The Yankees' Giancarlo Stanton celebrates his walk-off two-run home run...

The Yankees' Giancarlo Stanton celebrates his walk-off two-run home run against the Mariners at Yankee Stadium on Wednesday. Credit: Jim McIsaac

They had the lightning. Then they had the thunder.

One inning after Gary Sanchez tied the score with a massive two-run home run, Giancarlo Stanton had his first signature moment as a Yankee. Stanton hit an 0-and-2 slider for a two-run, walk-off homer in the ninth as the Yankees beat the Mariners, 7-5, before a sellout crowd of 46,047 Wednesday night.

“It was bound to happen at some point,” Aaron Judge said. “Him hitting a walkoff homer. That’s what he does.”

He hadn’t done it in pinstripes. Stanton’s 18th home run went deep into the night to left-center and was estimated at 453 feet with an exit velocity of 117.9 miles per hour. It was Stanton’s first walk-off homer as a Yankee and the fourth of his career.

“That ball was killed,” Aaron Boone said.

“I didn’t even watch it,” Judge said. “I saw it off the bat and I just tried to hop that little fence and get out there. What a swing by him.”

The Yankees, who trailed 5-0 after 4½ innings, picked up their 23rd comeback win. That includes games in which they trailed 1-0 after one-half inning, but this was a substantial rally. It was their sixth walkoff win of 2018 and third via the home run.

“As you all know, we have a really good lineup,” Sanchez said through a translator. “Really good hitters. When you have a good team, playing good baseball, the way I see it, five runs is not going to be enough.”

With the Yankees trailing 5-3 in the eighth, Gleyber Torres led off with a walk against Alex Colome before Sanchez unloaded on a 1-and-1 pitch. Sanchez’s 14th home run traveled an estimated 439 feet.

Then came Stanton’s blast off Ryan Cook (1-1) that scored Didi Gregorius, who singled with two outs. Stanton has struggled at home, against righthanders, and late in close games.

One swing changed all that.

“It’s huge, man,” Stanton said. “Just helped us get a win and especially how we came back from 5-0. It’s huge.”

The Mariners scored three runs in the fourth inning against Jonathan Loaisiga and Chasen Shreve and two in the fifth against Shreve.

The Yankees made it 5-2 in the fifth against former Cy Young Award winner Felix Hernandez. Judge lined a two-out RBI single, and a second run scored when leftfielder Denard Span booted the ball.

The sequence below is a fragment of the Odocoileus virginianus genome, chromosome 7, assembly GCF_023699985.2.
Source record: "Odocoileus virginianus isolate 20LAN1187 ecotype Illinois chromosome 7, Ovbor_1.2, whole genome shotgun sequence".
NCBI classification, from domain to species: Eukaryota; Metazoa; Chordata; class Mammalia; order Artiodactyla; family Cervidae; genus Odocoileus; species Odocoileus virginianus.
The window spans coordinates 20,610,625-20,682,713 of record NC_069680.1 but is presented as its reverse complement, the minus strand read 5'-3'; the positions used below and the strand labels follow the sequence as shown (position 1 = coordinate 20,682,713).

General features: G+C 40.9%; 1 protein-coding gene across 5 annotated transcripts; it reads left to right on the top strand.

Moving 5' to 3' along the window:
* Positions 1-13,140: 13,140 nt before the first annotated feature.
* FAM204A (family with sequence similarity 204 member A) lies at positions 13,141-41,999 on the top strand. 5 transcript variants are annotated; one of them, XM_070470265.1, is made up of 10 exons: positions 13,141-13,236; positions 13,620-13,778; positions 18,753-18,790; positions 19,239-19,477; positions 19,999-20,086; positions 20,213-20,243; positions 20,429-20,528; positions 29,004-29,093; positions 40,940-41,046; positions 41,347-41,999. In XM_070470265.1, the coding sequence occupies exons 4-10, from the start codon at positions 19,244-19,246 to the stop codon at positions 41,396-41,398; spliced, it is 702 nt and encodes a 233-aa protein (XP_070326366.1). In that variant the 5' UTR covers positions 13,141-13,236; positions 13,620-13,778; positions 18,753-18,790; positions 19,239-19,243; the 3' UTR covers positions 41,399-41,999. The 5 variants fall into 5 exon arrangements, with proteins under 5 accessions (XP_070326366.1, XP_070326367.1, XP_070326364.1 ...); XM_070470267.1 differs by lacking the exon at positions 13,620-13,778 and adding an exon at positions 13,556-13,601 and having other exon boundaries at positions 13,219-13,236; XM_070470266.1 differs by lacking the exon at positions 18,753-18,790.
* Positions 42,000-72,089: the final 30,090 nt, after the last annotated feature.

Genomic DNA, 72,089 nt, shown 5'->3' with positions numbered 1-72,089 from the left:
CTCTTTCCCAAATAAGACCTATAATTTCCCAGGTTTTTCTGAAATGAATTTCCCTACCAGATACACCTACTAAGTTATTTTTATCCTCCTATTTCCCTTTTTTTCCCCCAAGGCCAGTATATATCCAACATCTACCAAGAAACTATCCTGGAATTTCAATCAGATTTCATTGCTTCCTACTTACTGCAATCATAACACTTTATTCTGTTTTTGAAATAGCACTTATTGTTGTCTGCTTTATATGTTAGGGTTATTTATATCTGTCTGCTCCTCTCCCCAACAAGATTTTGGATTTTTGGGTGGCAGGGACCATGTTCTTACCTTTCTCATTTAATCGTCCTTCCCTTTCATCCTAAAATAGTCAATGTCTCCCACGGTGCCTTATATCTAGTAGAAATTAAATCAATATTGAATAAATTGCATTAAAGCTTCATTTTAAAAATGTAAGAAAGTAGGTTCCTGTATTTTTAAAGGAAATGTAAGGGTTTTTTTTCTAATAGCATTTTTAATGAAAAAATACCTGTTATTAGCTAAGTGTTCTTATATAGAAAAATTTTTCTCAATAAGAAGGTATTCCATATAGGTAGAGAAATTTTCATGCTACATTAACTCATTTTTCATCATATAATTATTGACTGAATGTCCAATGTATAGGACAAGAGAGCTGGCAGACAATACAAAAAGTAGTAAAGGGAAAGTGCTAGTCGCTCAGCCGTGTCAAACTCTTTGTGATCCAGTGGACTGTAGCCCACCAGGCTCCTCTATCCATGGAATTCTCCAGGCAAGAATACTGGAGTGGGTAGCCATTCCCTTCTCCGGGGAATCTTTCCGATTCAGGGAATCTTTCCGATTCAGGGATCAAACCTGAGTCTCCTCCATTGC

Gregorius had a sacrifice fly in the seventh to pull the Yankees to within two runs. The stage was set for Sanchez, and then Stanton, and they delivered.

“Excited for two of our big boys to deliver in a big way,” Boone said.

Sanchez had a tough night before his big swing. He was dropped by Boone to sixth in the order for only the third time this season. Sanchez also took a ball off the mask and was hit in the left triceps by a pitch in the sixth inning. (Stanton also was hit by a pitch in the sixth.)

“They hurt,” Sanchez said. “It’s a part of the game and it’s a matter of seeing how I feel [tomorrow].”

Also painful for Sanchez was the .191 batting average he brought into the game.

“It definitely felt good right there to be able to tie the game,” he said. “And, yeah, this has been tough, but I never put my head down. It’s always a matter of working. Keep working.”

The win went to Aroldis Chapman (3-0), who pitched a perfect ninth. The pitching star was Jonathan Holder, who threw 2 1⁄3 scoreless innings of relief. Judge had three hits. Sanchez had the tying home run and a welt on his triceps that may keep him out of Thursday afternoon’s series finale.

But the lasting memory will be Stanton’s. Asked if it was his biggest hit as a Yankee, Stanton — who has been handling questions about his struggles with one-word responses — said: “Yup. Pretty sure.”

That said it all.

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